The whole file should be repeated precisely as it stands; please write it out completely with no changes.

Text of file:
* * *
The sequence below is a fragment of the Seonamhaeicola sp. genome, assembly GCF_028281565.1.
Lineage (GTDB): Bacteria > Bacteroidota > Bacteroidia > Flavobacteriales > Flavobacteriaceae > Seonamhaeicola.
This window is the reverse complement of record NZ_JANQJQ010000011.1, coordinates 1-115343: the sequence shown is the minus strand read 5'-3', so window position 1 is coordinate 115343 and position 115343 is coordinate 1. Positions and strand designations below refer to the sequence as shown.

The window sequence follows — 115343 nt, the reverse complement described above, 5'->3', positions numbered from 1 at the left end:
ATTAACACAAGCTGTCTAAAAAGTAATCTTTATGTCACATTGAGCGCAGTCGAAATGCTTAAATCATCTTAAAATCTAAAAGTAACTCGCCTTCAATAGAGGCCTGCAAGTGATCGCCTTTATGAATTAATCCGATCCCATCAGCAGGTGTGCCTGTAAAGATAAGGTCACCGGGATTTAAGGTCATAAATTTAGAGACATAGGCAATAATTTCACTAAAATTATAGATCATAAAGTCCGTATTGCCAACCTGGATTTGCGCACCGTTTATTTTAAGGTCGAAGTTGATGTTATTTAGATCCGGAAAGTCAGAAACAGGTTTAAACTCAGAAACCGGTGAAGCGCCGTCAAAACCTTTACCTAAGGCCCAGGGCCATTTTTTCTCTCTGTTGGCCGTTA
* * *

The sequence below is a fragment of the Seonamhaeicola sp. genome, assembly GCF_028281565.1.
Lineage (GTDB): Bacteria > Bacteroidota > Bacteroidia > Flavobacteriales > Flavobacteriaceae > Seonamhaeicola.
This window is the reverse complement of record NZ_JANQJQ010000011.1, coordinates 1-115343: the sequence shown is the minus strand read 5'-3', so window position 1 is coordinate 115343 and position 115343 is coordinate 1. Positions and strand designations below refer to the sequence as shown.

The window sequence follows — 115343 nt, the reverse complement described above, 5'->3', positions numbered from 1 at the left end:
ATTAACACAAGCTGTCTAAAAAGTAATCTTTATGTCACATTGAGCGCAGTCGAAATGCTTAAATCATCTTAAAATCTAAAAGTAACTCGCCTTCAATAGAGGCCTGCAAGTGATCGCCTTTATGAATTAATCCGATCCCATCAGCAGGTGTGCCTGTAAAGATAAGGTCACCGGGATTTAAGGTCATAAATTTAGAGACATAGGCAATAATTTCACTAAAATTATAGATCATAAAGTCCGTATTGCCAACCTGGATTTGCGCACCGTTTATTTTAAGGTCGAAGTTGATGTTATTTAGATCCGGAAAGTCAGAAACAGGTTTAAACTCAGAAACCGGTGAAGCGCCGTCAAAACCTTTACCTAAGGCCCAGGGCCATTTTTTCTCTCTGTTGGCCGTTA